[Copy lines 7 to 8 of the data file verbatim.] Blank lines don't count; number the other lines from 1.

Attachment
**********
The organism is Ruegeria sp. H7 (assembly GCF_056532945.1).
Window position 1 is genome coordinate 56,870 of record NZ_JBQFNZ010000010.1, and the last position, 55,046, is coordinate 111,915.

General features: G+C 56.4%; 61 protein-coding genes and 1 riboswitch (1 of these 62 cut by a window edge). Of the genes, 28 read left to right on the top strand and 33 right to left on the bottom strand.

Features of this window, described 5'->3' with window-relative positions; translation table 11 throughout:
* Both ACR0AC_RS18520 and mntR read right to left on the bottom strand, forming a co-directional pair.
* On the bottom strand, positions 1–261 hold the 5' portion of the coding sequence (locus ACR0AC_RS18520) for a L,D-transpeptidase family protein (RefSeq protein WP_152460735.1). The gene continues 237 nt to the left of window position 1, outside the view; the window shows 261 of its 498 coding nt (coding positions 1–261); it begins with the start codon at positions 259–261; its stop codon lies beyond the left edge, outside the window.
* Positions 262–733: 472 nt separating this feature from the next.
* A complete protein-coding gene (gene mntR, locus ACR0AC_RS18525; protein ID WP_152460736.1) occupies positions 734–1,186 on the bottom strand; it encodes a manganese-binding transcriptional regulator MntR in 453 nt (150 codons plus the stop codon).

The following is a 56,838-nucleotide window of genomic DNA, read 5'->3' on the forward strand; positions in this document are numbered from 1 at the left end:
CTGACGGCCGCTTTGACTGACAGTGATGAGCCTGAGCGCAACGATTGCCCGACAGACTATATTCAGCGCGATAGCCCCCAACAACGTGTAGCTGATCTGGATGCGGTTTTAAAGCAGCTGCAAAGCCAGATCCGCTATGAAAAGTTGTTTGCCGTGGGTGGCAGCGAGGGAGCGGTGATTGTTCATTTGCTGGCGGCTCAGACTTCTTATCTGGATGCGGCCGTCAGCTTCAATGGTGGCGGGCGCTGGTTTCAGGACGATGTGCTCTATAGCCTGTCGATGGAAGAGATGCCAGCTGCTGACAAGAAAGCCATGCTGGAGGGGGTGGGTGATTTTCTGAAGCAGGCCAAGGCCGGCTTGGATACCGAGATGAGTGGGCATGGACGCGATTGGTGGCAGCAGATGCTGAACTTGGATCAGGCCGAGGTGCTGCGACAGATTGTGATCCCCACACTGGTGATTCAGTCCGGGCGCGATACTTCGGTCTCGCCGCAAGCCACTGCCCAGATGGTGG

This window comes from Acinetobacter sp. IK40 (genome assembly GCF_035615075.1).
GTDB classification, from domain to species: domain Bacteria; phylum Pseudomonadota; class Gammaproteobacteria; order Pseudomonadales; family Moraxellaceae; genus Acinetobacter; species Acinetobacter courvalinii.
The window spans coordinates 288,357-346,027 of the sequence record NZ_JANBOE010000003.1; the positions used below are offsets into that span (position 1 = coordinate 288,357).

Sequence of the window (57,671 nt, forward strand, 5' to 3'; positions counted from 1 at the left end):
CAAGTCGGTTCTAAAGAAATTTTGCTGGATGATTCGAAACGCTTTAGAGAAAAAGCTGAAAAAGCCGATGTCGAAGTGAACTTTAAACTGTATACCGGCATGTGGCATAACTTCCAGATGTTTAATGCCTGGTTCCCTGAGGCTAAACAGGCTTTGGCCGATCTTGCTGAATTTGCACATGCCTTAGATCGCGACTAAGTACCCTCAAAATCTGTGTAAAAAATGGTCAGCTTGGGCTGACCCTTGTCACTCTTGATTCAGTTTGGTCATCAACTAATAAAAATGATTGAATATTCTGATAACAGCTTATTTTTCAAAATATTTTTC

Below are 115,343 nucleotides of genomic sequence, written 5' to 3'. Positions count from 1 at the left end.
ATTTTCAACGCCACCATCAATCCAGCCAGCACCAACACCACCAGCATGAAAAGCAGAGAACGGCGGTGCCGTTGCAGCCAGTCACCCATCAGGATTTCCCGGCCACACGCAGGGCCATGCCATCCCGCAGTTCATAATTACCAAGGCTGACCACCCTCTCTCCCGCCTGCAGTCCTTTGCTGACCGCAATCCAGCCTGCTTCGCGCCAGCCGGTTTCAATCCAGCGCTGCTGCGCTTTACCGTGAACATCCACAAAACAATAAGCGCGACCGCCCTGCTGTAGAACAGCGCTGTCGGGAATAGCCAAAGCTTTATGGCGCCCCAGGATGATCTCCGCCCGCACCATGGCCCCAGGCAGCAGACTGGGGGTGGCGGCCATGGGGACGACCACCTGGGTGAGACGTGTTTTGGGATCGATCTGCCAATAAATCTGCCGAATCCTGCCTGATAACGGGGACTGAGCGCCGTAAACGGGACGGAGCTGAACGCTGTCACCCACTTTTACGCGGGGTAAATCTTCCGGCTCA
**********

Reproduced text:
* Positions 262–733: 472 nt separating this feature from the next.
* A complete protein-coding gene (gene mntR, locus ACR0AC_RS18525; protein ID WP_152460736.1) occupies positions 734–1,186 on the bottom strand; it encodes a manganese-binding transcriptional regulator MntR in 453 nt (150 codons plus the stop codon).